This week, Taylor Swift hates the Internet, the Internet's dark tubes get taken down by the feds and Blizzard introduces a new FPS.
Scott is a developer who has worked on projects of varying sizes, including all of the PLuGHiTz Corporation properties. He is also known in the gaming world for his time supporting the DDR community, through DDRLover and hosting tournaments throughout the Tampa Bar Area. Currently, when he is not working on software projects or hosting F5 Live: Refreshing Technology, Scott can often be found returning to his high school days working with the Foundation for Inspiration and Recognition of Science and Technology (FIRST), mentoring teams and judging engineering notebooks at competitions. He has also helped found a student software learning group, the ASCII Warriors.
With over ten years of audio engineering experience, Nick's addition to PLuGHiTz Corporation is best served when he is behind the mixing board every Sunday night to produce the audio side of F5 Live: Refreshing Technology, Piltch Point and PLuGHiTz Live Night Cap. While mixing live every week, his previous radio show hosting experience gives him the ability to co-host as well, giving each show a unique flare with his slightly off-center, yet still realistic take on all things tech. An integral part of the show, you can find Nick always enveloped in coming up with new (and sometimes crazy) ideas and content for the show and you can always expect the most direct opinion on the stories that he feels need to be shared with the world. During the few hours where Nick isn't sleeping or working on ways to improve the company, he spends his free time going to hockey and football games and playing the latest titles on Xbox 360. Email him for his gamertag and add him today for a fun escape from the normal monotony and annoyance that the Xbox LIVE gaming community can sometimes be!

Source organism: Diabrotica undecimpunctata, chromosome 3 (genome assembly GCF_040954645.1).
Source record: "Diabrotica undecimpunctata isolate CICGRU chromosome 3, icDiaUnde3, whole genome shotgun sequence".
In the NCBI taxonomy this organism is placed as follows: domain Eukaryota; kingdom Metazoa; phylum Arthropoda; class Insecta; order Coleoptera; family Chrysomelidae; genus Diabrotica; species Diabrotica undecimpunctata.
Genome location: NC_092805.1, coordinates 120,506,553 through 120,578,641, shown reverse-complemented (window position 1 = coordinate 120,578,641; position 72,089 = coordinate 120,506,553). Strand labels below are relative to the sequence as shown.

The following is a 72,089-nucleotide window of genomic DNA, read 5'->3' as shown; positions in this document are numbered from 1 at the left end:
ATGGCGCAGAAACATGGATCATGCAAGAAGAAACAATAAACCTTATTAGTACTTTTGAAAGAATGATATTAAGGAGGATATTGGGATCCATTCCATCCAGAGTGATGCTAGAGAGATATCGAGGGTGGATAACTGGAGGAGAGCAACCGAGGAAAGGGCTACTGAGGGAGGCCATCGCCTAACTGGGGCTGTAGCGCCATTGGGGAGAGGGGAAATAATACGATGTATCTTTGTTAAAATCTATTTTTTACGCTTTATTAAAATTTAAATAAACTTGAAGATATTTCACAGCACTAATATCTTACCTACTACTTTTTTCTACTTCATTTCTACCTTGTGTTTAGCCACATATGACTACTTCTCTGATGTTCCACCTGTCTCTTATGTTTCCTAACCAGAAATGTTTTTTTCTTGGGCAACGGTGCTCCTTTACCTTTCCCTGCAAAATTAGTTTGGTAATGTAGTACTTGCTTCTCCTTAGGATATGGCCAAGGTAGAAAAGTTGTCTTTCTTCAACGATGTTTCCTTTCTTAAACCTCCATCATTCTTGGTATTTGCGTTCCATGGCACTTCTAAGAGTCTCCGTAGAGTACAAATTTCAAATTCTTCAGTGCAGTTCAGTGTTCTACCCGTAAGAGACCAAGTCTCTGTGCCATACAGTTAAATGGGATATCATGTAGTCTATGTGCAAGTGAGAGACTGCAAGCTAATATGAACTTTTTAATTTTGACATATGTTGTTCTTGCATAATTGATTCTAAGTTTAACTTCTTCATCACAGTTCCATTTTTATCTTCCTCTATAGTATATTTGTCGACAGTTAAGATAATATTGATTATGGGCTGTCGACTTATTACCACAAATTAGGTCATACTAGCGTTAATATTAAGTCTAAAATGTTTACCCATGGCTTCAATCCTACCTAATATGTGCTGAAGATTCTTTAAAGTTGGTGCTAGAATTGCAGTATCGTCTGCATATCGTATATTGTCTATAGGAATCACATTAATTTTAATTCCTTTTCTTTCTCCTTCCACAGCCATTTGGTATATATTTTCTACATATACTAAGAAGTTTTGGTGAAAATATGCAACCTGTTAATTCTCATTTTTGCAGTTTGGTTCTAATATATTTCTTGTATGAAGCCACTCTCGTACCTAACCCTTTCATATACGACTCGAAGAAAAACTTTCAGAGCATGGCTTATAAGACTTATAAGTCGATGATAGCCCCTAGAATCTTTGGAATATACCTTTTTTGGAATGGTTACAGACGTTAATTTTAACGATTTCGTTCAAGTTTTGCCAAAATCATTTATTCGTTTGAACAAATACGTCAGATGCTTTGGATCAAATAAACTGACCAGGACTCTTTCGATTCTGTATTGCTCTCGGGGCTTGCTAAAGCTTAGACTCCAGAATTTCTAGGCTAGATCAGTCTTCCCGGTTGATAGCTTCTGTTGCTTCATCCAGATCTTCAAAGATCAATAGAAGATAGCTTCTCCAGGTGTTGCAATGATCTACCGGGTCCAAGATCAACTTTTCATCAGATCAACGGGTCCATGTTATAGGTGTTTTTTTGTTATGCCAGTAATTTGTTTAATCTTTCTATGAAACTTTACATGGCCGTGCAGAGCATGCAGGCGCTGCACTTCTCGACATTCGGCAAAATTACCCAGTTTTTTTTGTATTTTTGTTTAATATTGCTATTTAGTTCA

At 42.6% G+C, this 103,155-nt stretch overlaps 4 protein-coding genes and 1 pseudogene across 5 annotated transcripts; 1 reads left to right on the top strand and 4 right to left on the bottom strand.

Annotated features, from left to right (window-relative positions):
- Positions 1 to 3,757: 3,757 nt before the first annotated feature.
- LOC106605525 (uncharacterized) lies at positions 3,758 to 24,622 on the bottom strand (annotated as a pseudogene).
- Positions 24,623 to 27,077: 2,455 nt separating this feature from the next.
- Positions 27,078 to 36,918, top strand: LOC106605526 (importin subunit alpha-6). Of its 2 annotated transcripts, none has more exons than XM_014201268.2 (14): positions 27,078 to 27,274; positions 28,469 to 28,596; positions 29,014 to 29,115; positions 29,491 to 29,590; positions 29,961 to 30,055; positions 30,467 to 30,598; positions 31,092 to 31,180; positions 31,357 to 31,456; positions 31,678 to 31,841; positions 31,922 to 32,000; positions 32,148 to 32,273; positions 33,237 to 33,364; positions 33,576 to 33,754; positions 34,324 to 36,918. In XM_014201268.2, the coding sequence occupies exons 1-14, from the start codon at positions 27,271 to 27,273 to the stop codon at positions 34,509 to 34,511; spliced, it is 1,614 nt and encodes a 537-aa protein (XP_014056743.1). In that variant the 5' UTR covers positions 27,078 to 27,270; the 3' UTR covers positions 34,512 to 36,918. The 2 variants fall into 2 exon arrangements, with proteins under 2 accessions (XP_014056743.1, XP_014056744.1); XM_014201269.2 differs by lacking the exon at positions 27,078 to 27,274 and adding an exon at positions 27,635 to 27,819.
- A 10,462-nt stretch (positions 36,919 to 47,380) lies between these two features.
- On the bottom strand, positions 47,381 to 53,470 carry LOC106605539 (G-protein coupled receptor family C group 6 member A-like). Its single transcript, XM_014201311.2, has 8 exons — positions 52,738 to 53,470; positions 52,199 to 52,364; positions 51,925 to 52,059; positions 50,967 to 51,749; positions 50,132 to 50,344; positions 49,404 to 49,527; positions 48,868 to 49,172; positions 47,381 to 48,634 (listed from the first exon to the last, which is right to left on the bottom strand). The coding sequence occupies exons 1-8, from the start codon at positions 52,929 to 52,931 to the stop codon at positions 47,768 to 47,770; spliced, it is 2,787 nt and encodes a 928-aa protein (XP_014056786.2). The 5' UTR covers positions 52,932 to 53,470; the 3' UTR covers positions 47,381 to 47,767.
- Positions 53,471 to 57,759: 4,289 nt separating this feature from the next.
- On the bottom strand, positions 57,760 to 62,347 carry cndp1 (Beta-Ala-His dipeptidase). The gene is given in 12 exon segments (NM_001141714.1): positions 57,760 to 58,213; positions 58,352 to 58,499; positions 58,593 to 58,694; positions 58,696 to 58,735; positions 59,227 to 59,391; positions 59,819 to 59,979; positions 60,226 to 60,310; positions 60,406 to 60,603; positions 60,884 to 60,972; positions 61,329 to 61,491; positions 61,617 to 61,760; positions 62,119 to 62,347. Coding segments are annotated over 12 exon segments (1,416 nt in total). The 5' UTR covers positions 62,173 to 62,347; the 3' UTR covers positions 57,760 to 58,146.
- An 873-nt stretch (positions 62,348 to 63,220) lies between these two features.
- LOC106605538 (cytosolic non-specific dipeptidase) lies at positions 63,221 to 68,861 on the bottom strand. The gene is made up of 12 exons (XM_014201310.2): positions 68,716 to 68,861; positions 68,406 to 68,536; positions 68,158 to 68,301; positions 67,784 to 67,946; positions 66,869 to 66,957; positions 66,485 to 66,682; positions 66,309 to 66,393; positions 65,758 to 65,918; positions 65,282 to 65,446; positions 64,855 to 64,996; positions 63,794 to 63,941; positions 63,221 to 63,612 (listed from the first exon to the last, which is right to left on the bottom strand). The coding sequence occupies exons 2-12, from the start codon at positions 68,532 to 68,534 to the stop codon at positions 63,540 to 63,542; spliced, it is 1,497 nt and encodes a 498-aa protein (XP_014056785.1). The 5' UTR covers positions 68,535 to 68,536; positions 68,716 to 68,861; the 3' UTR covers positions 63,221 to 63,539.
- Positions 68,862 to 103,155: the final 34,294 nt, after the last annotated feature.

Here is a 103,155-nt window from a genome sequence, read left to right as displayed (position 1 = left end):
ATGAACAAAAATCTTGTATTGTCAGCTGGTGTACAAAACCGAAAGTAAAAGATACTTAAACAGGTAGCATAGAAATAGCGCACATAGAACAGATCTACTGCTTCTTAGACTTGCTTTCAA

Avram's been in love with PCs since he played original Castle Wolfenstein on an Apple II+. Before joining Tom's Hardware, for 10 years, he served as Online Editorial Director for sister sites Tom's Guide and Laptop Mag, where he programmed the CMS and many of the benchmarks. When he's not editing, writing or stumbling around trade show halls, you'll find him building Arduino robots with his son and watching every single superhero show on the CW.
There are two big device-independent health platforms vying for attention from manufacturers: Apple's HealthKit and Microsoft Health. While both platforms offer a similar service in theory, both companies have taken very different approaches to, well, everything.
Just two short months ago, Blizzard axed Project Titan, an internal code name to a game they were working on for seemingly a decade. Shortly after that, rumors swirled that it was all a ploy to announce a new, different game. At BlizzCon the team delivered on that rumor by announcing Overwatch, Blizzard's first new game in 18 years and a new take on first-person shooters.
Tor is a name that is not known to the majority of the world: it is a segment of the Internet that is entirely encrypted and communication is anonymized. There are many legitimate usages for Tor, as it is an extension of the onion routing project, which is a US Naval system. The system was developed so that government communications could be protected from snooping by enemy states.
I personally do not know much about Taylor Swift. In fact, the only two things I know about her is that her eyes appear to have been stolen from another person's face and that she is apparently terrible at relationships and enjoys telling the world about her disasters. Her relationship woes seem to extend to reality, as this week she limited the reach of her music heavily, pulling all wholly owned tracks from streaming services, including Spotify and Xbox Music (pictured here).